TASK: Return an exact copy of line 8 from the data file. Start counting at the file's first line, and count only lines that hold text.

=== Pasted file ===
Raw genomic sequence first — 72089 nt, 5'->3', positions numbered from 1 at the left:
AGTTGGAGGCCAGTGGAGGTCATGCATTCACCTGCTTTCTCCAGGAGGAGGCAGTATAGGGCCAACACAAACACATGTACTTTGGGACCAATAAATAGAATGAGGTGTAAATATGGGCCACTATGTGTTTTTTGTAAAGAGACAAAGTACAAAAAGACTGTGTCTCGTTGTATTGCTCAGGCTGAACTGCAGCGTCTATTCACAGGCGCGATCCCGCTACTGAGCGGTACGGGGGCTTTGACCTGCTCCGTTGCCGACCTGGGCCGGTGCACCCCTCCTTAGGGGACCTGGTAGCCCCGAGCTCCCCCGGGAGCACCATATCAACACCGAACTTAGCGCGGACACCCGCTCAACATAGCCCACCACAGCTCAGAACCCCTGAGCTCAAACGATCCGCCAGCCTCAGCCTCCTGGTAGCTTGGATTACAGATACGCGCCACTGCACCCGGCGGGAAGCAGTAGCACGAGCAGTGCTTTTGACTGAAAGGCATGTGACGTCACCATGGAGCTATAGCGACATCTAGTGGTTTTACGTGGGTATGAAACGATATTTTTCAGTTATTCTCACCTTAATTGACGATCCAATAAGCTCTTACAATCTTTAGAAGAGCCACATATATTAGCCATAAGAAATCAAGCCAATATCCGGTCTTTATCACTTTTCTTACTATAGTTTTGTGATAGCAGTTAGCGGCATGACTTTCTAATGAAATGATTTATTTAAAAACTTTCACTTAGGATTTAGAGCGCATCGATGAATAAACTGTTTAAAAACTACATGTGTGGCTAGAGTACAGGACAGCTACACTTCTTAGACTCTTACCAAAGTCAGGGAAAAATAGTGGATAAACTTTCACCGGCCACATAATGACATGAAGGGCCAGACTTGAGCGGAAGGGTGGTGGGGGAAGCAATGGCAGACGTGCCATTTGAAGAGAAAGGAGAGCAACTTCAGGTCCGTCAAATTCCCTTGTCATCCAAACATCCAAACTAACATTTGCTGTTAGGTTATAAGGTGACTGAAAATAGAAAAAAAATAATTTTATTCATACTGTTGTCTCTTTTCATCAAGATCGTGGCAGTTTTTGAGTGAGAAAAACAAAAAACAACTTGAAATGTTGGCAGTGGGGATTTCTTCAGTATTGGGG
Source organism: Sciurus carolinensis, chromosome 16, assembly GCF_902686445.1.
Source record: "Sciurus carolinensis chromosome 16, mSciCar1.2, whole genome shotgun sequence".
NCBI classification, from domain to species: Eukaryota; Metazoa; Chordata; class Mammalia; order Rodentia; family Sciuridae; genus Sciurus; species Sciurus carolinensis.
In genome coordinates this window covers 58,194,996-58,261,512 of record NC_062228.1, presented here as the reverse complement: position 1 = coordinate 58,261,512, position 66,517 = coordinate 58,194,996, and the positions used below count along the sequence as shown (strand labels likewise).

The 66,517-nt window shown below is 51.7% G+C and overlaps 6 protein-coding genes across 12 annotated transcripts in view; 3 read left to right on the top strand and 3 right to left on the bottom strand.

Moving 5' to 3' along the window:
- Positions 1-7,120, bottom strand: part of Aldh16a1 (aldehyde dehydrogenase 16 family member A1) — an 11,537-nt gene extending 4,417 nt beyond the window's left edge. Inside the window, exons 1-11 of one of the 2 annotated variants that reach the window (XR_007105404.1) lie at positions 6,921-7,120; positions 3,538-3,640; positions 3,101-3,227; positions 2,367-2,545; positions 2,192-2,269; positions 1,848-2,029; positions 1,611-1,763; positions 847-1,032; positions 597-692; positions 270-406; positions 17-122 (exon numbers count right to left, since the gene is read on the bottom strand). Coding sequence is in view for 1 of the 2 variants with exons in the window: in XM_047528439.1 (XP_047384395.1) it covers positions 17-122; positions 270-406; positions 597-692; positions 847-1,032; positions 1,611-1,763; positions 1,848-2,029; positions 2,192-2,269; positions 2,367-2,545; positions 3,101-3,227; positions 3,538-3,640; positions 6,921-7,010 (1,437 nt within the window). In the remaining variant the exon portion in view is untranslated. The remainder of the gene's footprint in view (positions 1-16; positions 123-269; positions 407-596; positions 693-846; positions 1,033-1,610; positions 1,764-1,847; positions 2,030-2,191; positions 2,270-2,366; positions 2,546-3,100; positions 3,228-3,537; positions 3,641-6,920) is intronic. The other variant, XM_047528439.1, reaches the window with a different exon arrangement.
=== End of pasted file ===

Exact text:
Moving 5' to 3' along the window: